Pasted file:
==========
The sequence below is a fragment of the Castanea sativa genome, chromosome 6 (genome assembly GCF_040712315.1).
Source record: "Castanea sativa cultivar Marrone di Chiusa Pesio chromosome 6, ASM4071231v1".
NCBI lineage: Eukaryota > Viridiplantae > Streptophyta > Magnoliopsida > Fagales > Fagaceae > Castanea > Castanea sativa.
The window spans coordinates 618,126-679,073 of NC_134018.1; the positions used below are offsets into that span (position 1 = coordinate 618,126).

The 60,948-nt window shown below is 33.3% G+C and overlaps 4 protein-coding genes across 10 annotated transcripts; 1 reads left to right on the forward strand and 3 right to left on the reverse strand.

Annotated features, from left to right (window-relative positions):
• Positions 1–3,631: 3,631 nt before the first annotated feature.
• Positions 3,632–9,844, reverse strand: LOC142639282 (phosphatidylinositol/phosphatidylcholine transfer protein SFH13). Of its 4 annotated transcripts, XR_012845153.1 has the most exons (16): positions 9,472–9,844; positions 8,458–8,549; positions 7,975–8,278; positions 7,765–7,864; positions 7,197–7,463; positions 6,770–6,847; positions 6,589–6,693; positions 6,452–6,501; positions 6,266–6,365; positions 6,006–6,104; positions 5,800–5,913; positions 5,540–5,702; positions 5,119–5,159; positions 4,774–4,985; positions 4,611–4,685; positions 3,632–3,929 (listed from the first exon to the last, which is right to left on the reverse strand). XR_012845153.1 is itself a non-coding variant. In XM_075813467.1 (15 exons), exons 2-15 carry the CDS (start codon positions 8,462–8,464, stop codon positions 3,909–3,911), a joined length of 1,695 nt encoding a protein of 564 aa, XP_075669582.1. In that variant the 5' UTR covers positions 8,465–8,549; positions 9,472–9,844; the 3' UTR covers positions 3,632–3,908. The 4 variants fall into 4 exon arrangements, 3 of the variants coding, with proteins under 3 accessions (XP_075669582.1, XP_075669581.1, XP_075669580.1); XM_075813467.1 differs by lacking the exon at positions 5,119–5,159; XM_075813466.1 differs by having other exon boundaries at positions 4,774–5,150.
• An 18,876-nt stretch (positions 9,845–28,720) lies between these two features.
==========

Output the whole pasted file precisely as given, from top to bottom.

The sequence below is a fragment of the Castanea sativa genome, chromosome 6 (genome assembly GCF_040712315.1).
Source record: "Castanea sativa cultivar Marrone di Chiusa Pesio chromosome 6, ASM4071231v1".
NCBI lineage: Eukaryota > Viridiplantae > Streptophyta > Magnoliopsida > Fagales > Fagaceae > Castanea > Castanea sativa.
The window spans coordinates 618,126-679,073 of NC_134018.1; the positions used below are offsets into that span (position 1 = coordinate 618,126).

The 60,948-nt window shown below is 33.3% G+C and overlaps 4 protein-coding genes across 10 annotated transcripts; 1 reads left to right on the forward strand and 3 right to left on the reverse strand.

Annotated features, from left to right (window-relative positions):
• Positions 1–3,631: 3,631 nt before the first annotated feature.
• Positions 3,632–9,844, reverse strand: LOC142639282 (phosphatidylinositol/phosphatidylcholine transfer protein SFH13). Of its 4 annotated transcripts, XR_012845153.1 has the most exons (16): positions 9,472–9,844; positions 8,458–8,549; positions 7,975–8,278; positions 7,765–7,864; positions 7,197–7,463; positions 6,770–6,847; positions 6,589–6,693; positions 6,452–6,501; positions 6,266–6,365; positions 6,006–6,104; positions 5,800–5,913; positions 5,540–5,702; positions 5,119–5,159; positions 4,774–4,985; positions 4,611–4,685; positions 3,632–3,929 (listed from the first exon to the last, which is right to left on the reverse strand). XR_012845153.1 is itself a non-coding variant. In XM_075813467.1 (15 exons), exons 2-15 carry the CDS (start codon positions 8,462–8,464, stop codon positions 3,909–3,911), a joined length of 1,695 nt encoding a protein of 564 aa, XP_075669582.1. In that variant the 5' UTR covers positions 8,465–8,549; positions 9,472–9,844; the 3' UTR covers positions 3,632–3,908. The 4 variants fall into 4 exon arrangements, 3 of the variants coding, with proteins under 3 accessions (XP_075669582.1, XP_075669581.1, XP_075669580.1); XM_075813467.1 differs by lacking the exon at positions 5,119–5,159; XM_075813466.1 differs by having other exon boundaries at positions 4,774–5,150.
• An 18,876-nt stretch (positions 9,845–28,720) lies between these two features.